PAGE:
random thoughts on railroad photography, railfanning, technology, and such

Entries by Joe Perry (166)


UP 844, a Mountain, a Mob, and Me

As I described in in my previous post, ““UP” for a Chase? 844 Comes to California,” Union Pacific’s famous steam engine, the UP No. 844, is in California and garnering quite the attention in the process. On Saturday, November 19, 2011, the UP 844 lead the Centennial Tour train eastbound from West Colton, California to Yermo, California. The route the train was scheduled to take was over BNSF rails up and over the scenic and challenging Cajon Pass. It was the making of a perfect photo opportunity and I headed out early Saturday morning, almost dutifully, to get in position.

I had settled on a location just south, geographically, from Cajon proper, where the rails round a bend at the curved bridge over Zuni Creek. I found a safe spot to park my rig and made sure that my radios (data and voice) where in working order and then watched the traffic flow as I cranked the heater in the cab of my truck. It was 5:00AM and the outside temperature was 40 degrees. 

The weather was not ideal as there was a low moving into the area and this brought low clouds and fog into Cajon Pass. I actually welcomed the the fog because it would add “atomsphere” to the photos but the lack of direct sunlight would make for less than stellar shots—at least from me.

I took a few test shots of a some passing BNSF intermodals and the westbound Southwest Chief to test out all of the possible spots and settings. As I did this I began to meet other folks that had come to see the train. During my discussion with of them I realized that I did not know which of four possible rails the train would be on. Three of them were side-by-side and didn’t present an issue, but the fourth rail did because it was obscured by a cut at my present location.

In a frantic fit, I posted a question on the Trainorders board to ask if anyone knew the exact route the special would take. Minutes turn into an hour and I began to second guess my prime spot. Ultimately I got a few responses that lead me to decide to move further up the hill, and I am glad I did.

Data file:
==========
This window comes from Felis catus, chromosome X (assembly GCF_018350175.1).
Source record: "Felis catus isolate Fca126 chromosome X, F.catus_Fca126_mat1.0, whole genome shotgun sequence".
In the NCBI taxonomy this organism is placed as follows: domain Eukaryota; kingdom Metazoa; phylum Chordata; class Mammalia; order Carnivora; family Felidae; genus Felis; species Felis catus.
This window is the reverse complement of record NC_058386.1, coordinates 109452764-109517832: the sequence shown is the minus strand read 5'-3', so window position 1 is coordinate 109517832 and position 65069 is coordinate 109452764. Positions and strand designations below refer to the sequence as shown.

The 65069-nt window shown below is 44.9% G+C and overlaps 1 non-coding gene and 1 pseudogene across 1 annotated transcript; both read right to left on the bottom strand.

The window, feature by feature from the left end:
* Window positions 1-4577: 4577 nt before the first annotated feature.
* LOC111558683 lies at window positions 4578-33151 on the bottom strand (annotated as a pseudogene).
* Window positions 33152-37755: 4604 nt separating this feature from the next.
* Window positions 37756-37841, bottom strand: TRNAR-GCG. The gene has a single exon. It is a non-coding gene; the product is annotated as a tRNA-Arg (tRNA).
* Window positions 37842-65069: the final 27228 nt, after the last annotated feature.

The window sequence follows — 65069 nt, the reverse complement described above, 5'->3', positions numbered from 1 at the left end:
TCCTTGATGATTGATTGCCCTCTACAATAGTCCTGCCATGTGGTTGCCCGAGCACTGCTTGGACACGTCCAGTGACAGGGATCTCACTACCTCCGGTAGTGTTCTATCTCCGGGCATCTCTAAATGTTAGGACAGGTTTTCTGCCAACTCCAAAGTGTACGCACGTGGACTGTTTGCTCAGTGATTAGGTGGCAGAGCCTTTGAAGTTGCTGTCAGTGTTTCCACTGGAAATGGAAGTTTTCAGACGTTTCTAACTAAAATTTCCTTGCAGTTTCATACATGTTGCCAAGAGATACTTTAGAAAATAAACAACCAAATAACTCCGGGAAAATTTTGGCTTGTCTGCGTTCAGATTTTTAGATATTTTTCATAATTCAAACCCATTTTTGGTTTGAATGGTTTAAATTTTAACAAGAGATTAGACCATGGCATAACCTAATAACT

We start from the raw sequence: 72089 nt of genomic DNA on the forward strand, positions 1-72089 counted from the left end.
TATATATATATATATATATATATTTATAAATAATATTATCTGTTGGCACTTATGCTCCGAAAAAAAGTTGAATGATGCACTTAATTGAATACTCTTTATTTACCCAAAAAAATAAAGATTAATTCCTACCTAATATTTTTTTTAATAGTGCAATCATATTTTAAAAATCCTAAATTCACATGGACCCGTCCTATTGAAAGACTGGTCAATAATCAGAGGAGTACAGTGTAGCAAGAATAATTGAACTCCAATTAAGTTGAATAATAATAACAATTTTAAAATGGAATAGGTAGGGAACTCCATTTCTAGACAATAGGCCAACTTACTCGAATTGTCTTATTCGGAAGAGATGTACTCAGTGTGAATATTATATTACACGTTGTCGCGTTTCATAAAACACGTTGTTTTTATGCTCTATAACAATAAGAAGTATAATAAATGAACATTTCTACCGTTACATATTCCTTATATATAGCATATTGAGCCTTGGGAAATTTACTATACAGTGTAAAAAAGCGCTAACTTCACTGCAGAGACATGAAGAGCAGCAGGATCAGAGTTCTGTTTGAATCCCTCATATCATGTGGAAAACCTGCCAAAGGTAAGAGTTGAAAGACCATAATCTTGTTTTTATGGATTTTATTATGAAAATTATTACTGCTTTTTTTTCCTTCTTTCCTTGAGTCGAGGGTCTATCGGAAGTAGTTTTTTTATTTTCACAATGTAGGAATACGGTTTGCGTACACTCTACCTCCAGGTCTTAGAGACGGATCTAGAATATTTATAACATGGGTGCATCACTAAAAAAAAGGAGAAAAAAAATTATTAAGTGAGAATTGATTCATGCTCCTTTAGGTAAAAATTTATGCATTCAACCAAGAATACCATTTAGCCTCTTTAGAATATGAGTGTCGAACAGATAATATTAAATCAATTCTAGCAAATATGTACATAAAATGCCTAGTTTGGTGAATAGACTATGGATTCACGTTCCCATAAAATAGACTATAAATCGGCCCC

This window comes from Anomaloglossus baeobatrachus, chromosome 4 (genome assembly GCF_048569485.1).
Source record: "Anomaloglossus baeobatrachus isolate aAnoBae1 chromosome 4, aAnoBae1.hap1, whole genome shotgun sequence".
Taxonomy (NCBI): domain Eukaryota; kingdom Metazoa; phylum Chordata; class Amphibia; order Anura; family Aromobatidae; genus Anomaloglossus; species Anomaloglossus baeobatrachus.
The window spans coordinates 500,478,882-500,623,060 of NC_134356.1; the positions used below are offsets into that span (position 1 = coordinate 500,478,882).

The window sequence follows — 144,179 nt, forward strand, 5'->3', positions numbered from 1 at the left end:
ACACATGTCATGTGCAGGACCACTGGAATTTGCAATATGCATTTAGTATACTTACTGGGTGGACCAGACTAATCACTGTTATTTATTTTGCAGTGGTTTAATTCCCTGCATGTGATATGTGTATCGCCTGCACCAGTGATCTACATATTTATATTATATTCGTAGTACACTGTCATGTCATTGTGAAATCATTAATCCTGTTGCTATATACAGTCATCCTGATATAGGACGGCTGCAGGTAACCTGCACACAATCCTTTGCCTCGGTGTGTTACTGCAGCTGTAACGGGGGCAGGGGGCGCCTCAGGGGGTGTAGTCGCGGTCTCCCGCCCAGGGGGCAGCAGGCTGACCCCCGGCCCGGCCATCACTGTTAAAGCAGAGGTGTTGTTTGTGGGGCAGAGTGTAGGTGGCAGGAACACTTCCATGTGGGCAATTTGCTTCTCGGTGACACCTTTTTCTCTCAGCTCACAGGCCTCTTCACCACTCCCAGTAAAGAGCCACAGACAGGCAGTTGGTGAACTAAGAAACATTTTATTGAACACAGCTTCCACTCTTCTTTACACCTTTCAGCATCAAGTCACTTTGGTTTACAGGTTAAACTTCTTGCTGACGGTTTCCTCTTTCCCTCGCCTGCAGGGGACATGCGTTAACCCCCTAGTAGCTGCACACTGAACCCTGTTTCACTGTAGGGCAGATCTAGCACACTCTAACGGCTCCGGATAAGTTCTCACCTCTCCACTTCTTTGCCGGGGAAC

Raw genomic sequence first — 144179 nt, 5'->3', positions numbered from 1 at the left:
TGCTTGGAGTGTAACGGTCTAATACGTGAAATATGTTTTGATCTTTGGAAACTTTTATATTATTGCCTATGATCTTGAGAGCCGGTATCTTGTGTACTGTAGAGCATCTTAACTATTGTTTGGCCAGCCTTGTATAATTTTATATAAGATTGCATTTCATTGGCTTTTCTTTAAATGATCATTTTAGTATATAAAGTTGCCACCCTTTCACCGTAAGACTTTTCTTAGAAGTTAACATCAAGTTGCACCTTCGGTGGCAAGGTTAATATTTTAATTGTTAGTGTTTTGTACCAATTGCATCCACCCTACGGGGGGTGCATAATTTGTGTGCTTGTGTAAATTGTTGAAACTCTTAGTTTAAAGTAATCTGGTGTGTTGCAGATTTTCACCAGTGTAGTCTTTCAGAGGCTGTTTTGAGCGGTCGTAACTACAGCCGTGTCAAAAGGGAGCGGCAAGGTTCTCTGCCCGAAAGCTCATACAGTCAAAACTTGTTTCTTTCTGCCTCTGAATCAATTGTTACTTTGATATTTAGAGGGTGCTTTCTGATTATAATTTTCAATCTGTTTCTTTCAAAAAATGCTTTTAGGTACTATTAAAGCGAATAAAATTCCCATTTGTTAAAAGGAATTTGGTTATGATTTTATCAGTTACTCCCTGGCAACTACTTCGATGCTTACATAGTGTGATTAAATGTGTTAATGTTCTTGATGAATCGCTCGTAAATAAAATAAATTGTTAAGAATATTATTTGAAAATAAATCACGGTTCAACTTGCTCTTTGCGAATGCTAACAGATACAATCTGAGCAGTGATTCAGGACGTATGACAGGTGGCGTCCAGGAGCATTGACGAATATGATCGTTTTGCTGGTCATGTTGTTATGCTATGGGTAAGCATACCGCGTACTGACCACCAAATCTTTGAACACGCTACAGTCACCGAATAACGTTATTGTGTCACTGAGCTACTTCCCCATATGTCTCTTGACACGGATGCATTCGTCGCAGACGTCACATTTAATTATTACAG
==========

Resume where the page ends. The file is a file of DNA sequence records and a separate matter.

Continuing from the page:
As I drove east along SR 138, towards Summit, I passed one grouping of motorists after another pulled off onto the shoulder at every conceivable wide-spot in the road that might afford a glimpse of the train. It was quite the turnout for sure.

After learning the 844 was delayed leaving West Colton, I took a little extra time to find that “just right” spot. I didn’t want to shoot from some of the more obvious locations, for example at Summit. I eventually settled on Martinez, where the tracks converge from three main tracks to two. I leveled my camper and took my gear up to roof. The additional height was necessary to get me near the height of the grade at this spot.

Eventually the 844 began her assault on the hill and would be passing me within the hour. 

While I waited, and waited, the radio traffic betrayed the fact that there was a need for the 844 to “hold the main” at Martinez while a responder performed some sort of servicing. This was a surprise to both, the BNSF dispatcher and me. It also laid my plans to somewhat waste because the train would not be traveling at track speed as she came by my location. Oh well, so it goes, sometimes, when you chase steel.

Little did I know that it would get worse. Since the train was now scheduled to stop at Martinez, just west of me and out of view around a curve, that gave time for all of the folks, that so desired, the time to catch up with the train and continue the chase. This led to more than usual traffic that came along with the train and soon the area around “my spot” was filled with cars and people all over the scene.